• lydiajulian1

Sixty years on-from the Cuban missile crisis to a crisis of faith

In one of the final scenes of the movie, The Queen, her late majesty is seen encouraging Tony Blair to conduct their weekly audience whilst strolling around the palace grounds, saying to her First Minister, “ I always think better after I have been for a walk.”


Last Sunday, perhaps subconsciously acting on the late Queen’s advice, I took advantage of tepid Melbourne sunshine and headed out, a simple pleasure denied to Sydneysiders being saturated by ‘La Nina’ induced rains. What began as a practical expedition-buying vital ingredients for Christmas puddings and returning a set of keys- evolved into a series of events that led to much thinking.


As I entered our building’s main corridor, there was a delightful aroma of incense that evoked memories of Indian spice markets and temples. It was no coincidence. Last Sunday Indian Muslims observed the festival of Eid-e-Milad-Un-Nabi, celebrating the birth of their prophet.

The presence of such distinct aromas, sandalwood blended with cinnamon, was a reminder that starting this week the Hindu festival of lights, Diwali, will be celebrated. For Hindus, Diwali, signifies the triumph of light over darkness and good over evil.


Walking through Melbourne’s Treasury Gardens, I passed the city’s Memorial to President John F. Kennedy.



Sixty years ago, President Kennedy was negotiating with the Soviet Union as the Cuban Missile crisis unfolded. For a perilous few days in October 1962, it seemed that the world was at risk of losing its light of life entirely as the prospect of a nuclear Armageddon loomed.


Mercifully, an outbreak of conflict was avoided. President Kennedy’s reluctance to pursue open conflict is not unconnected to my enjoyment of a carefree Sunday nearly 60 years later.

Sundays were very different in October 1962 in Christian countries. Most shops were closed. Sport was not played. Large numbers of people attended Church services. This social order remained until relatively recently, although Paris still does not allow Sunday trading.


Contemporary Sundays are now secular spectacles in most Christian countries. Shopping centres heave with their largest crowds of the week. People attend cinemas and sporting events in their droves. Any previous Rechabite tendencies about the Christian Sabbath are not noticed as people drink and dine from breakfast through to brunch and dinner.


The established Christian churches struggle to attract sizeable congregations on their Sabbath. The secular world is increasingly ascendant. On my walk I observed a Biblical multitude of people heading to the second day of a weekend’s ‘Gaming Convention.’ Many a participant dressed in homage to their favourite gaming character. Not much penitence or contrition on display!




When John F. Kennedy sought election as America’s President in 1960, he gave a televised address urging American people not to vote against him because of his Roman Catholicism.

As a young Senator John Kennedy had lived through America’s McCarthyism era of the Cold War in the mid-1950s when the obsessed and irrational Senator Joseph McCarthy maligned and destroyed the reputation of anyone associated with alleged Communists. McCarthy named and shamed and destroyed lives. Those accused of communist activity were instantly guilty by association. Political intolerance swept through the nation.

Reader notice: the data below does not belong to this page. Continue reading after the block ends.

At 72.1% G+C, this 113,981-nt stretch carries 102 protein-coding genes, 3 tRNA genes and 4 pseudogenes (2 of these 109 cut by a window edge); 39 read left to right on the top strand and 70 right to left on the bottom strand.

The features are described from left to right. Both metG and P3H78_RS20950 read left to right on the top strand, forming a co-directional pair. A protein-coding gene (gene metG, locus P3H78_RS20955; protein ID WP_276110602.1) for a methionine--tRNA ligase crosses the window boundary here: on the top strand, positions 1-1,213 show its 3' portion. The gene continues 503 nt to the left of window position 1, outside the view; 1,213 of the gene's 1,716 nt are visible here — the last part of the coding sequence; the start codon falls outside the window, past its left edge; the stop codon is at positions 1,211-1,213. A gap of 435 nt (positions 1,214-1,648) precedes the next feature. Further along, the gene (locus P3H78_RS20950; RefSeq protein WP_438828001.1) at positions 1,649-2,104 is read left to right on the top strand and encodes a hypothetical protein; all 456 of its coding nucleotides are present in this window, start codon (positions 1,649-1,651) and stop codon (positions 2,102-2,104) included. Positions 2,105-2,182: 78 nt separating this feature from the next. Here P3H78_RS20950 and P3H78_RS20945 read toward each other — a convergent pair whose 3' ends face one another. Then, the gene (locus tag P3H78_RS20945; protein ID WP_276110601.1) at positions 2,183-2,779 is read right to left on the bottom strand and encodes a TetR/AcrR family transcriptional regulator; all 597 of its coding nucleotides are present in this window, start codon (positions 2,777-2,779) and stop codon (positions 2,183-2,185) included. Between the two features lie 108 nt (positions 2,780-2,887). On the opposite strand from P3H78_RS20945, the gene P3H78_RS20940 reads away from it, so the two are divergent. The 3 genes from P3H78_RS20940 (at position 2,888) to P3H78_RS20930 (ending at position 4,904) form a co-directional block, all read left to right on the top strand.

Recent events in Melbourne suggest that there is an almost McCarthyist distaste of Christianity itself. Today, President Kennedy would not have to be worried about the sectarianism of his age, but the very fact of being Christian per se.


Australia’s recent Census indicated that only 44% of the population described themselves as “of faith”, compared to over 60% five years earlier. The diminished role of Christianity in our society was also confirmed on my walk. Less than a kilometre from the overflow crowds at the gaming convention, I passed a sign outside St. Paul’s Cathedral, the spiritual home of Melbourne’s Anglicans advertising that that evening’s Evensong service would be conducted by the Archbishop of Canterbury, Dr. Justin Welby. Thirty, twenty, even perhaps ten years ago the presence of the Anglican Church’s most senior cleric in Melbourne would have been a newsworthy event. The Archbishop’s visit barely generated a ripple in the mainstream media.


Maybe the media was taking pause from the firestorm about Christian faith that had occurred earlier in the week.


Andrew Thorburn, the former CEO of one of Australia’s largest banks, was forced to resign from his position as the CEO of the Essendon football club. For overseas readers, this position is the equivalent of running a major European soccer club or an American baseball or NFL team. Thorburn had held the position for barely a day.


What was the reason for his ignominious departure? It was revealed that he is a practising member of a Christian Church, whose website contained a sermon from 2013 likening abortions to concentration camps and upholding the sanctity of marriage as being between a man and a woman only. Mr. Thorburn did not deliver the sermon. Nor did he attend the service where it was delivered. The pastor who delivered the sermon has apologised for his excessive language.


When I last checked, Mr. Thorburn’s church’s attitudes on the sanctity of life and Christian marriage are no different to those of the Pope or millions of practising Christians; however, before he had a chance to defend his personal faith he was gone.